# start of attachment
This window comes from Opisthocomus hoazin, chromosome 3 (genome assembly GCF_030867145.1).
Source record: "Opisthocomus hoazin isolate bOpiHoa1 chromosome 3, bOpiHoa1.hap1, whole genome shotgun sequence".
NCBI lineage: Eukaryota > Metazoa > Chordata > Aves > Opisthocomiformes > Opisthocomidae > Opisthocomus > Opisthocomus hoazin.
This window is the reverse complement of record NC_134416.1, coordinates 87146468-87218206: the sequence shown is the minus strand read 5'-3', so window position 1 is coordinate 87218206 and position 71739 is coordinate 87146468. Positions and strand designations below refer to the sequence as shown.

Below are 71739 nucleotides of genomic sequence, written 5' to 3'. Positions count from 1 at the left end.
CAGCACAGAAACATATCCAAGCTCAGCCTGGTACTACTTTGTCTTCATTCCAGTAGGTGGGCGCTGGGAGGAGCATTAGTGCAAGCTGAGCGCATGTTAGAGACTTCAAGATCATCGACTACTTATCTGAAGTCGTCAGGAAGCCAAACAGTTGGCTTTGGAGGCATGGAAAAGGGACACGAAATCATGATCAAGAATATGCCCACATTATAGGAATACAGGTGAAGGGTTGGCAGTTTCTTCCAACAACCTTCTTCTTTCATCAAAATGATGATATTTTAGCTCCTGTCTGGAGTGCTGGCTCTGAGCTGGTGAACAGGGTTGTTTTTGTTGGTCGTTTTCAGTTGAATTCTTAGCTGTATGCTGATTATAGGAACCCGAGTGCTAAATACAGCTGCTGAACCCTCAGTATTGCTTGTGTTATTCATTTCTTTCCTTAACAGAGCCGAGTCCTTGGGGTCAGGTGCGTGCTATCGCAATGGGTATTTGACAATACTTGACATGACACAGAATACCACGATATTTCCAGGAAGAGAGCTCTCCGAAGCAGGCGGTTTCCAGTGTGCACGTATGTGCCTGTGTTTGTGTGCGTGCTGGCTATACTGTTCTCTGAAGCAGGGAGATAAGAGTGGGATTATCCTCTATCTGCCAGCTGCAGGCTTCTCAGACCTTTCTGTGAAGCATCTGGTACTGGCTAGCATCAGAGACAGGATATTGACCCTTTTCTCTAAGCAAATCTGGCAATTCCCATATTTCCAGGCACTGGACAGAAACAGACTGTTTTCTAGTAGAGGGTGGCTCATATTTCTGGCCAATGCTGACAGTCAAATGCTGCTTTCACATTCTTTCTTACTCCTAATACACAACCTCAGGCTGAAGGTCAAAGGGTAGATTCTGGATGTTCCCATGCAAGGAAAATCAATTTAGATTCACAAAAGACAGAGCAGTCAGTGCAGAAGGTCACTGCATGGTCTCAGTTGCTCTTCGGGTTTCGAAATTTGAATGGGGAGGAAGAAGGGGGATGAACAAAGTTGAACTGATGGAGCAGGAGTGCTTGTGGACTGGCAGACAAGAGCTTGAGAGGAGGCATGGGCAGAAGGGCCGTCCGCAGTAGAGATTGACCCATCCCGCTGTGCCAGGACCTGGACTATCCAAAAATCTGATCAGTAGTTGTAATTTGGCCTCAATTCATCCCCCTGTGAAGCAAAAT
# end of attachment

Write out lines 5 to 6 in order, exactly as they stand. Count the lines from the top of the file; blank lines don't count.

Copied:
Below are 71739 nucleotides of genomic sequence, written 5' to 3'. Positions count from 1 at the left end.
CAGCACAGAAACATATCCAAGCTCAGCCTGGTACTACTTTGTCTTCATTCCAGTAGGTGGGCGCTGGGAGGAGCATTAGTGCAAGCTGAGCGCATGTTAGAGACTTCAAGATCATCGACTACTTATCTGAAGTCGTCAGGAAGCCAAACAGTTGGCTTTGGAGGCATGGAAAAGGGACACGAAATCATGATCAAGAATATGCCCACATTATAGGAATACAGGTGAAGGGTTGGCAGTTTCTTCCAACAACCTTCTTCTTTCATCAAAATGATGATATTTTAGCTCCTGTCTGGAGTGCTGGCTCTGAGCTGGTGAACAGGGTTGTTTTTGTTGGTCGTTTTCAGTTGAATTCTTAGCTGTATGCTGATTATAGGAACCCGAGTGCTAAATACAGCTGCTGAACCCTCAGTATTGCTTGTGTTATTCATTTCTTTCCTTAACAGAGCCGAGTCCTTGGGGTCAGGTGCGTGCTATCGCAATGGGTATTTGACAATACTTGACATGACACAGAATACCACGATATTTCCAGGAAGAGAGCTCTCCGAAGCAGGCGGTTTCCAGTGTGCACGTATGTGCCTGTGTTTGTGTGCGTGCTGGCTATACTGTTCTCTGAAGCAGGGAGATAAGAGTGGGATTATCCTCTATCTGCCAGCTGCAGGCTTCTCAGACCTTTCTGTGAAGCATCTGGTACTGGCTAGCATCAGAGACAGGATATTGACCCTTTTCTCTAAGCAAATCTGGCAATTCCCATATTTCCAGGCACTGGACAGAAACAGACTGTTTTCTAGTAGAGGGTGGCTCATATTTCTGGCCAATGCTGACAGTCAAATGCTGCTTTCACATTCTTTCTTACTCCTAATACACAACCTCAGGCTGAAGGTCAAAGGGTAGATTCTGGATGTTCCCATGCAAGGAAAATCAATTTAGATTCACAAAAGACAGAGCAGTCAGTGCAGAAGGTCACTGCATGGTCTCAGTTGCTCTTCGGGTTTCGAAATTTGAATGGGGAGGAAGAAGGGGGATGAACAAAGTTGAACTGATGGAGCAGGAGTGCTTGTGGACTGGCAGACAAGAGCTTGAGAGGAGGCATGGGCAGAAGGGCCGTCCGCAGTAGAGATTGACCCATCCCGCTGTGCCAGGACCTGGACTATCCAAAAATCTGATCAGTAGTTGTAATTTGGCCTCAATTCATCCCCCTGTGAAGCAAAAT